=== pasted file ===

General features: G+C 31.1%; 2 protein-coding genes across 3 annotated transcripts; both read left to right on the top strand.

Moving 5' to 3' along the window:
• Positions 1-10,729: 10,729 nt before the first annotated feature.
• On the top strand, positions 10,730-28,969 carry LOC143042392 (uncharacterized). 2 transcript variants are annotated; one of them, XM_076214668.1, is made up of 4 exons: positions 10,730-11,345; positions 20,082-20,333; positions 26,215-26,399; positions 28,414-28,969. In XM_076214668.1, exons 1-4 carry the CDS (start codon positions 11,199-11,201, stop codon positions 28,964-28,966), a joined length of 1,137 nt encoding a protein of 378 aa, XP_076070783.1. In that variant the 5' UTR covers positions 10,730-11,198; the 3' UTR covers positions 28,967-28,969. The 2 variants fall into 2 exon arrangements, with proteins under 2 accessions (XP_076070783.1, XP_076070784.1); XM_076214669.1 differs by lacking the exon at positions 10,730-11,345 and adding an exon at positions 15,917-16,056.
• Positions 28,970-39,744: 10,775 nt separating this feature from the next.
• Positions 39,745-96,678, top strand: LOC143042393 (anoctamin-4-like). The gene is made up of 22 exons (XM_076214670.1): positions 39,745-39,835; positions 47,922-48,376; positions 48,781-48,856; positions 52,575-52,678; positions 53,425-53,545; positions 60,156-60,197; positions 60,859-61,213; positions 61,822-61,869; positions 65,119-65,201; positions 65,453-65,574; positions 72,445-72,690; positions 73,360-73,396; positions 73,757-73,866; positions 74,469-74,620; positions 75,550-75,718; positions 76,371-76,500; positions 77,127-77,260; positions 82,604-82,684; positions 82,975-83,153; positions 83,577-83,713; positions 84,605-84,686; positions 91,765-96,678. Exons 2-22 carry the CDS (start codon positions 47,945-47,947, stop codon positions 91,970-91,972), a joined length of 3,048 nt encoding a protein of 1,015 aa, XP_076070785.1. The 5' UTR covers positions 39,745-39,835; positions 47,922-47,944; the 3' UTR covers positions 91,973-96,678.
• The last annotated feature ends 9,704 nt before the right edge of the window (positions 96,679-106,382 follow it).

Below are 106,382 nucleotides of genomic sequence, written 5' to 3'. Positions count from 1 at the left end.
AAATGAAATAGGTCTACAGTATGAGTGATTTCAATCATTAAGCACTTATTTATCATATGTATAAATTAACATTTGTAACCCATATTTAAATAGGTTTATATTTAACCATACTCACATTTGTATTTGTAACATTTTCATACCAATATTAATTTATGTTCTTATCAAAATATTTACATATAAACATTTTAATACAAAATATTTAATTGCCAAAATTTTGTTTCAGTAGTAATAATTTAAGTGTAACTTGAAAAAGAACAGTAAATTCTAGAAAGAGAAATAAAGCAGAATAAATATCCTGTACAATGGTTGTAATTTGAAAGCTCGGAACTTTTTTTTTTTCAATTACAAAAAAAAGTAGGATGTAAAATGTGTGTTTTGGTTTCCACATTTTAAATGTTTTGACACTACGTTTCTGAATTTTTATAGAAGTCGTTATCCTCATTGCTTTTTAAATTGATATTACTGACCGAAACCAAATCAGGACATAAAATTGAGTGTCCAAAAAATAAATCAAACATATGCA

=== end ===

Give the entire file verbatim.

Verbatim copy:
General features: G+C 31.1%; 2 protein-coding genes across 3 annotated transcripts; both read left to right on the top strand.

Moving 5' to 3' along the window:
• Positions 1-10,729: 10,729 nt before the first annotated feature.
• On the top strand, positions 10,730-28,969 carry LOC143042392 (uncharacterized). 2 transcript variants are annotated; one of them, XM_076214668.1, is made up of 4 exons: positions 10,730-11,345; positions 20,082-20,333; positions 26,215-26,399; positions 28,414-28,969. In XM_076214668.1, exons 1-4 carry the CDS (start codon positions 11,199-11,201, stop codon positions 28,964-28,966), a joined length of 1,137 nt encoding a protein of 378 aa, XP_076070783.1. In that variant the 5' UTR covers positions 10,730-11,198; the 3' UTR covers positions 28,967-28,969. The 2 variants fall into 2 exon arrangements, with proteins under 2 accessions (XP_076070783.1, XP_076070784.1); XM_076214669.1 differs by lacking the exon at positions 10,730-11,345 and adding an exon at positions 15,917-16,056.
• Positions 28,970-39,744: 10,775 nt separating this feature from the next.
• Positions 39,745-96,678, top strand: LOC143042393 (anoctamin-4-like). The gene is made up of 22 exons (XM_076214670.1): positions 39,745-39,835; positions 47,922-48,376; positions 48,781-48,856; positions 52,575-52,678; positions 53,425-53,545; positions 60,156-60,197; positions 60,859-61,213; positions 61,822-61,869; positions 65,119-65,201; positions 65,453-65,574; positions 72,445-72,690; positions 73,360-73,396; positions 73,757-73,866; positions 74,469-74,620; positions 75,550-75,718; positions 76,371-76,500; positions 77,127-77,260; positions 82,604-82,684; positions 82,975-83,153; positions 83,577-83,713; positions 84,605-84,686; positions 91,765-96,678. Exons 2-22 carry the CDS (start codon positions 47,945-47,947, stop codon positions 91,970-91,972), a joined length of 3,048 nt encoding a protein of 1,015 aa, XP_076070785.1. The 5' UTR covers positions 39,745-39,835; positions 47,922-47,944; the 3' UTR covers positions 91,973-96,678.
• The last annotated feature ends 9,704 nt before the right edge of the window (positions 96,679-106,382 follow it).

Below are 106,382 nucleotides of genomic sequence, written 5' to 3'. Positions count from 1 at the left end.
AAATGAAATAGGTCTACAGTATGAGTGATTTCAATCATTAAGCACTTATTTATCATATGTATAAATTAACATTTGTAACCCATATTTAAATAGGTTTATATTTAACCATACTCACATTTGTATTTGTAACATTTTCATACCAATATTAATTTATGTTCTTATCAAAATATTTACATATAAACATTTTAATACAAAATATTTAATTGCCAAAATTTTGTTTCAGTAGTAATAATTTAAGTGTAACTTGAAAAAGAACAGTAAATTCTAGAAAGAGAAATAAAGCAGAATAAATATCCTGTACAATGGTTGTAATTTGAAAGCTCGGAACTTTTTTTTTTTCAATTACAAAAAAAAGTAGGATGTAAAATGTGTGTTTTGGTTTCCACATTTTAAATGTTTTGACACTACGTTTCTGAATTTTTATAGAAGTCGTTATCCTCATTGCTTTTTAAATTGATATTACTGACCGAAACCAAATCAGGACATAAAATTGAGTGTCCAAAAAATAAATCAAACATATGCA